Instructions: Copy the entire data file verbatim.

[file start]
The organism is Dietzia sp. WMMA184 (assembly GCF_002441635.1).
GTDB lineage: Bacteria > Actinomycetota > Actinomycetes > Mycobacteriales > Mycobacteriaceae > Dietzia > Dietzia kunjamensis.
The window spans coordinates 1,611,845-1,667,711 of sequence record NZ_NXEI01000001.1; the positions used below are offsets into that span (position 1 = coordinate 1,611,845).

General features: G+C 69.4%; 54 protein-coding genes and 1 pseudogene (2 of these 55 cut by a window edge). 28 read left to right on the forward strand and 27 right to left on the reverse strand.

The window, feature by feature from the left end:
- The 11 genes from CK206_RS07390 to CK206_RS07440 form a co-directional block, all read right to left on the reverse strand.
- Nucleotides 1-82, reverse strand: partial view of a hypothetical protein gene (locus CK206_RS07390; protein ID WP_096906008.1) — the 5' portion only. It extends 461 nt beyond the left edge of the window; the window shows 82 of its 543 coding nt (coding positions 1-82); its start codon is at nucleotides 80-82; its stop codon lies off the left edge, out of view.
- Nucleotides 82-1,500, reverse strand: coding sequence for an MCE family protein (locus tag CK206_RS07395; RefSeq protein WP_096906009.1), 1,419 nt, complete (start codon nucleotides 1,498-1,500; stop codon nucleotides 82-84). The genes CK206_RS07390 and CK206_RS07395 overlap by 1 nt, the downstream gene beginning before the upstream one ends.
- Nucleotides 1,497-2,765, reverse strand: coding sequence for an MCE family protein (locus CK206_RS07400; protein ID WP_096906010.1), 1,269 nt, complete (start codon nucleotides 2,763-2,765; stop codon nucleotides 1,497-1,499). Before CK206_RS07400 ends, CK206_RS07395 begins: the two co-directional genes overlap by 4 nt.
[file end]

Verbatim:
The organism is Dietzia sp. WMMA184 (assembly GCF_002441635.1).
GTDB lineage: Bacteria > Actinomycetota > Actinomycetes > Mycobacteriales > Mycobacteriaceae > Dietzia > Dietzia kunjamensis.
The window spans coordinates 1,611,845-1,667,711 of sequence record NZ_NXEI01000001.1; the positions used below are offsets into that span (position 1 = coordinate 1,611,845).

General features: G+C 69.4%; 54 protein-coding genes and 1 pseudogene (2 of these 55 cut by a window edge). 28 read left to right on the forward strand and 27 right to left on the reverse strand.

The window, feature by feature from the left end:
- The 11 genes from CK206_RS07390 to CK206_RS07440 form a co-directional block, all read right to left on the reverse strand.
- Nucleotides 1-82, reverse strand: partial view of a hypothetical protein gene (locus CK206_RS07390; protein ID WP_096906008.1) — the 5' portion only. It extends 461 nt beyond the left edge of the window; the window shows 82 of its 543 coding nt (coding positions 1-82); its start codon is at nucleotides 80-82; its stop codon lies off the left edge, out of view.
- Nucleotides 82-1,500, reverse strand: coding sequence for an MCE family protein (locus tag CK206_RS07395; RefSeq protein WP_096906009.1), 1,419 nt, complete (start codon nucleotides 1,498-1,500; stop codon nucleotides 82-84). The genes CK206_RS07390 and CK206_RS07395 overlap by 1 nt, the downstream gene beginning before the upstream one ends.
- Nucleotides 1,497-2,765, reverse strand: coding sequence for an MCE family protein (locus CK206_RS07400; protein ID WP_096906010.1), 1,269 nt, complete (start codon nucleotides 2,763-2,765; stop codon nucleotides 1,497-1,499). Before CK206_RS07400 ends, CK206_RS07395 begins: the two co-directional genes overlap by 4 nt.